A Financial Dictator for Detroit
AFRICANGLOBE – With the appointment of an emergency manager on Thursday, Detroit became the largest city in US history to be taken over by the state government. The new manager, bankruptcy lawyer Kevin Orr, will have vast powers and one essential task: to carry out a brutal assault on the jobs and living conditions of the mostly Black residents of Detroit.
What is taking place in Detroit has national and international significance. The Financial Times of London cited one person involved in the discussions on the imposition of a financial manager as saying, “This will be the best case study of what it means to restructure a city.” In an editorial, the newspaper called for “radical—and unpopular—action” to address Detroit’s financial woes, a position shared by virtually every mass circulation newspaper in the US.
The “restructuring” of Detroit is a euphemism for a slash and burn policy of destroying city jobs, cutting wages and pensions, gutting social services from sanitation and firefighting to health care and education, and handing over city assets to private bankers and speculators. The very social forces responsible for the city’s present state are utilizing the crisis of their own making to step up their plundering of public resources and further redistribute the wealth from the bottom to the top.
Exhibiting the ruthlessness that is a hallmark of American vulture capitalism, the ruling class, in the pursuit of its program of social counterrevolution, is dispensing with the trappings of democracy and imposing a bankers’ dictatorship over the city.
The broad consensus within the political establishment for these measures was on display Thursday. At a press conference announcing the decision to appoint Orr, a lifelong Democrat, Republican Governor Rick Snyder stood side by side with Detroit’s Democratic mayor, David Bing, who pledged his support. The formal decision to hire Orr and set his salary at $275,000 was made by the state’s financial board, headed by Michigan Treasurer Andrew Dillon, also a Democrat.
As for the Democratic Party-controlled City Council, it has opposed the appointment of a financial manager on the grounds that it can more effectively impose the sweeping cuts demanded by the banks and auto bosses.
Among the considerations in naming Orr is, no doubt, the fact that he is African American. For decades, the Democratic Party establishment has employed racial politics to divide and rule Black voters. To the extent that there has been no opposition to the emergency manager from within the political establishment, it can be summed up in a simple statement “White Lansing” now controls “Black Detroit.” Yet Orr, like Bing, is no less ruthless a representative of the White establishment than Snyder and Dillon.
Behind these local and state officials stand the Obama administration and the Wall Street financial interests that it represents. The administration views Detroit as a model for its plans nationwide.
The identity of the person chosen to fill the position of emergency manager indicates what is in store for the vast majority of Detroit residents. Orr played a critical role in the 2009 bankruptcy of Chrysler, part of the Obama administration’s restructuring of the auto industry, which was carried out with the full support of the United Auto Workers union. This involved the closure of dozens of plants, the elimination of tens of thousands of jobs, the halving of the wages of newly hired workers, cuts in benefits, and a ban on strikes.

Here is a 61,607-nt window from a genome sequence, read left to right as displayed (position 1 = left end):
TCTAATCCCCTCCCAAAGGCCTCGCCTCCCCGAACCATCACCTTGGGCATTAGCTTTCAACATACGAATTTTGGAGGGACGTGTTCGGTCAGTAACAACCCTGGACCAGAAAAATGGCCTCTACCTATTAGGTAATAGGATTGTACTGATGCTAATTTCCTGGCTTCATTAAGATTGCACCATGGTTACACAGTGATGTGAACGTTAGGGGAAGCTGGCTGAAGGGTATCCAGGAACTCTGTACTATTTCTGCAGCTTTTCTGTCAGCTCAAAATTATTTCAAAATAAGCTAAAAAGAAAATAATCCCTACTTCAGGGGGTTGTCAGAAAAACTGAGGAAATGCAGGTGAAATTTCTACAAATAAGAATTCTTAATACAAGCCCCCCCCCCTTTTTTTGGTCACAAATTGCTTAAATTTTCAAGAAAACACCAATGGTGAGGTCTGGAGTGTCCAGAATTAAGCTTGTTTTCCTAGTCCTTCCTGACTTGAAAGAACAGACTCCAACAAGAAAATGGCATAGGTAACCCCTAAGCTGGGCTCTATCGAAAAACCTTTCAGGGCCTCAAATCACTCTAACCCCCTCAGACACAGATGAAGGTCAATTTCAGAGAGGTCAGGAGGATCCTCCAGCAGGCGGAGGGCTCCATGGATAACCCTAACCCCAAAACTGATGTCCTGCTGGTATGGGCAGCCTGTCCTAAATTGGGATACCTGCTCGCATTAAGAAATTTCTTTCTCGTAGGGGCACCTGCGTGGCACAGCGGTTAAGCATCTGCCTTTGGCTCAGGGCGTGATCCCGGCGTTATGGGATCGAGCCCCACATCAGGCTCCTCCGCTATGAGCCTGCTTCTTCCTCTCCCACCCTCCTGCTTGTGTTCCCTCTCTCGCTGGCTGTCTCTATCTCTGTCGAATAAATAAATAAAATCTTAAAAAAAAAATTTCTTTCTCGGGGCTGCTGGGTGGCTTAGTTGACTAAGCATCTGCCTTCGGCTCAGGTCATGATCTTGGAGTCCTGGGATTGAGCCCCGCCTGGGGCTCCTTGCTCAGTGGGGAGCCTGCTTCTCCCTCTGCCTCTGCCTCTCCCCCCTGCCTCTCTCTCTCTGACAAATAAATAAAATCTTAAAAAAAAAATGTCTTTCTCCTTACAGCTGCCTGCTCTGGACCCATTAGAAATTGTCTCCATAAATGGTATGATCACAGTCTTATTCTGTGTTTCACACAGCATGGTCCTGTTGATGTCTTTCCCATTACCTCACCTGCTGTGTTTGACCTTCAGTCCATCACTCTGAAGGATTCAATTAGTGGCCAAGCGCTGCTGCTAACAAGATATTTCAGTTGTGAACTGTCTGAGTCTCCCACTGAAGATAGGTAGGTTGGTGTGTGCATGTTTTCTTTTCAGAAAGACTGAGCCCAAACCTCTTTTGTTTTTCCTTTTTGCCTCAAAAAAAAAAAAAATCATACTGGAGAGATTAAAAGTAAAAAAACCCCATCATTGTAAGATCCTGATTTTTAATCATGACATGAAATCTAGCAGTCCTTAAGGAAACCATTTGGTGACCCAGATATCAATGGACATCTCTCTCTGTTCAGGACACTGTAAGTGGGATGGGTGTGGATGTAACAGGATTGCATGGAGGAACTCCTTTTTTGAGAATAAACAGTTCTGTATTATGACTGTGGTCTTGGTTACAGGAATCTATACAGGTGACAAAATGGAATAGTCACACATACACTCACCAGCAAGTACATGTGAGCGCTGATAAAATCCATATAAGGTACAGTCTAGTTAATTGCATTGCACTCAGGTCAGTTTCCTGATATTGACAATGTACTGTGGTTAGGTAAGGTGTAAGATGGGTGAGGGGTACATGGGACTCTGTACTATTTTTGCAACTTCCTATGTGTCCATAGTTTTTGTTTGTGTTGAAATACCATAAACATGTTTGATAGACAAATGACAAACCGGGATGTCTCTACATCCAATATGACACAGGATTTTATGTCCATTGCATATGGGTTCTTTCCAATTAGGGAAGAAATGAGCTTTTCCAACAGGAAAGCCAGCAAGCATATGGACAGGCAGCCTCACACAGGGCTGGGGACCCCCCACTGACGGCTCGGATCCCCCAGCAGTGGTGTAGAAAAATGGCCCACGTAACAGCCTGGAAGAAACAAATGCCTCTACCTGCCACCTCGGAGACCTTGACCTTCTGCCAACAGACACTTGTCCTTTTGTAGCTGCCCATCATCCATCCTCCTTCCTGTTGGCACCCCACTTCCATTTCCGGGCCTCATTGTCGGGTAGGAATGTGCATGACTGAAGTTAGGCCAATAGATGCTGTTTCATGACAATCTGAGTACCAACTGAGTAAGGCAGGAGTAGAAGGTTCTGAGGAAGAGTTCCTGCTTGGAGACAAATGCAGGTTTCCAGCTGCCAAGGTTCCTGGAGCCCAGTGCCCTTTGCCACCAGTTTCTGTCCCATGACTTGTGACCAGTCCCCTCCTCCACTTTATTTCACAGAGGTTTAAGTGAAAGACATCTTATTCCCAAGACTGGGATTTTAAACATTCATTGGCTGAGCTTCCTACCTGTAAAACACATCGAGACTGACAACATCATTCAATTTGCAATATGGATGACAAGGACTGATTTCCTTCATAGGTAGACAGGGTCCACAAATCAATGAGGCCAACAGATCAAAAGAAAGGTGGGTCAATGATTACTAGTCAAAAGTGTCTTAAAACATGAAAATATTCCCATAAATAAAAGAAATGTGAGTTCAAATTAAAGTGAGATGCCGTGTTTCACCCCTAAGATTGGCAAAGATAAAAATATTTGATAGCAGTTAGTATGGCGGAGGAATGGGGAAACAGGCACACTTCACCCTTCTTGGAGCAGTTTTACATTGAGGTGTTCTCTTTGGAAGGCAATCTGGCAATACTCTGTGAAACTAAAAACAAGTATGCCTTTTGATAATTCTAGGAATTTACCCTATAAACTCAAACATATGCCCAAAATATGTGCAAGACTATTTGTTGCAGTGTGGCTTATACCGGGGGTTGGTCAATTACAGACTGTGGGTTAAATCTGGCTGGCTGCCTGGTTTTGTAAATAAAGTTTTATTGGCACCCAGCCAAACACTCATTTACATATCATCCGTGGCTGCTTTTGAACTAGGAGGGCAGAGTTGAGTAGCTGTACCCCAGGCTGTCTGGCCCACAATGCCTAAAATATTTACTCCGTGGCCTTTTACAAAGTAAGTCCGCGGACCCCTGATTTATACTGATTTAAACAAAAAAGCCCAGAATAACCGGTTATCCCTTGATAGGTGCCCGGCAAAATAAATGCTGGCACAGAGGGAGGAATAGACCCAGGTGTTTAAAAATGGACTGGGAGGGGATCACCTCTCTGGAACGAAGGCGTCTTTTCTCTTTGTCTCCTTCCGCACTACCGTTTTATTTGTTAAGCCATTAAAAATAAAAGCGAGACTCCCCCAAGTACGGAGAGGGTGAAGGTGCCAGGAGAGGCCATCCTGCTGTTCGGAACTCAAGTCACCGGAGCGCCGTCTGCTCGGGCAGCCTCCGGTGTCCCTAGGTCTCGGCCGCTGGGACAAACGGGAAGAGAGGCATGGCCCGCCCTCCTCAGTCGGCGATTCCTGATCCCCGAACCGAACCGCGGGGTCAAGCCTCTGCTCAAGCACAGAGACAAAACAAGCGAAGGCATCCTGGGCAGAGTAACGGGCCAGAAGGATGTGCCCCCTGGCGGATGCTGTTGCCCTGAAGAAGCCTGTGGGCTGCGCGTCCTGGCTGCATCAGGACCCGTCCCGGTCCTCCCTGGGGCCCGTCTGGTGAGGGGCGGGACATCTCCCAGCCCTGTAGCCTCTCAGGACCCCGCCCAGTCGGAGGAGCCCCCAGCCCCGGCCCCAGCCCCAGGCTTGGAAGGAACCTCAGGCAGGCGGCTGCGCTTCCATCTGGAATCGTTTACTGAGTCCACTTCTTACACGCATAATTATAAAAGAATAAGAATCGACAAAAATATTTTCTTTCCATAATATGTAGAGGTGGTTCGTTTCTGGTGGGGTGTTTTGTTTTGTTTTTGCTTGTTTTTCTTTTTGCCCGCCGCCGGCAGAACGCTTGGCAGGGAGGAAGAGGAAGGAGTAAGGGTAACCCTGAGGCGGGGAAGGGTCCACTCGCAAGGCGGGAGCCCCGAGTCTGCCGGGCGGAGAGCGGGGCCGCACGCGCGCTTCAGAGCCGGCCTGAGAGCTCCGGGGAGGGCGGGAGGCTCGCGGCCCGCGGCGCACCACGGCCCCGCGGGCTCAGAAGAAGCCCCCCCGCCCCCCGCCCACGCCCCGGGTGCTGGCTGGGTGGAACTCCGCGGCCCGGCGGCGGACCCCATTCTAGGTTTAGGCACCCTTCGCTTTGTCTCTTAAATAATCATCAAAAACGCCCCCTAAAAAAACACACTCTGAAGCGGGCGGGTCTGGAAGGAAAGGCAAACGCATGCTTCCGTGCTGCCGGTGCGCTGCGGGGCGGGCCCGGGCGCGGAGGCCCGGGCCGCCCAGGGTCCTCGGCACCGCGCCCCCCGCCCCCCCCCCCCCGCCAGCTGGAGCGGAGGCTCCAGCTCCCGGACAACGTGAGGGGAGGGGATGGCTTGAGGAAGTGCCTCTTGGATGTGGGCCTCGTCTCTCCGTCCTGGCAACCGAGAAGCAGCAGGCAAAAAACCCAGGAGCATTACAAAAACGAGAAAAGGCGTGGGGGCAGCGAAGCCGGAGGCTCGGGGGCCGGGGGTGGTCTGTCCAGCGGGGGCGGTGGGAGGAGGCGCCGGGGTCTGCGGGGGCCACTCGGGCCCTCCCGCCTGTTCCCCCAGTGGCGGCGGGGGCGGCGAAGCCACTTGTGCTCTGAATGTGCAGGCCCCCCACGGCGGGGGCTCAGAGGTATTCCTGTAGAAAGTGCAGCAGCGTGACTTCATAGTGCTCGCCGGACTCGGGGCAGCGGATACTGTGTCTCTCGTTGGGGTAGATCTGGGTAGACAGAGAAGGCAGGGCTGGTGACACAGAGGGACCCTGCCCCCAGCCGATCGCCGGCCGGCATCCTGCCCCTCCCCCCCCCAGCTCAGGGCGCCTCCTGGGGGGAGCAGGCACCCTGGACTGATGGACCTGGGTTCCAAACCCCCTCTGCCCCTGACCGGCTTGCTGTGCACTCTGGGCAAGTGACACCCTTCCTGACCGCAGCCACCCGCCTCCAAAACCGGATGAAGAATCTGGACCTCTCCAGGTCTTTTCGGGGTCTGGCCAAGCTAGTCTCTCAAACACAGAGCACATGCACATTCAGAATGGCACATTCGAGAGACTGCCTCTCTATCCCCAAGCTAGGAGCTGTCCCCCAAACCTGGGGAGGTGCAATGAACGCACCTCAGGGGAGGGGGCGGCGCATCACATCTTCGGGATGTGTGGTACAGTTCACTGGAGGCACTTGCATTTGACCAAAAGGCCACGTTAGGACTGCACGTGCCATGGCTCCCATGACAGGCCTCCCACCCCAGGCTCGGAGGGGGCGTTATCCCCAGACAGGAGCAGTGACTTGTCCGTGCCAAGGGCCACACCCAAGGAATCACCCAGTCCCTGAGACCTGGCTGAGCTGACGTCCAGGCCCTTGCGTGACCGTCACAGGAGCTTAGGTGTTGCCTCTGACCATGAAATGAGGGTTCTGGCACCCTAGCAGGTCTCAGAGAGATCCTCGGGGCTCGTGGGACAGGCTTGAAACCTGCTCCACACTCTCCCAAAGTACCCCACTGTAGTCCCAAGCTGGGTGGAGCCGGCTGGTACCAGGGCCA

Orr will have a similar agenda for the city of Detroit. Already, Bing and the City Council have imposed a 10 percent wage cut and laid off thousands of city workers. Basic social services have been slashed.
By the end of the month, under a new law passed at the end of last year, Orr will have the power to rip up labor contracts, cut social programs and sell off city assets. The possibility of throwing the city into bankruptcy is being actively considered, since such a move would provide a legal fig leaf for cutting the pensions of current retirees.
The all-purpose justification for these measures is the claim that there is no money to provide for basic social services. The population of Detroit, more than a third of which lives in poverty, has supposedly been “living beyond its means” and stubbornly refusing to make the “hard choices” dictated by the crisis, which is inevitably presented as something akin to an impersonal and socially neutral act of nature.
The “no money” pretext is a lie. The deficit of Detroit stands at $327 million. In comparison, a handful of billionaires in the state have a net worth of $24 billion, close to 75 times the budget deficit. A mere ten percent surtax on the wealthiest nine individuals in Michigan would cover the city’s deficit 7 times over.
The Wall Street investors seeking to make a killing off of Detroit’s municipal bonds pull in hundreds of millions or billions of dollars every year. Wall Street giants such as Bank of America, JPMorgan Chase and UBS have extracted more than $474 million from the city in fees related to the sale of debt, according to a report from Bloomberg News.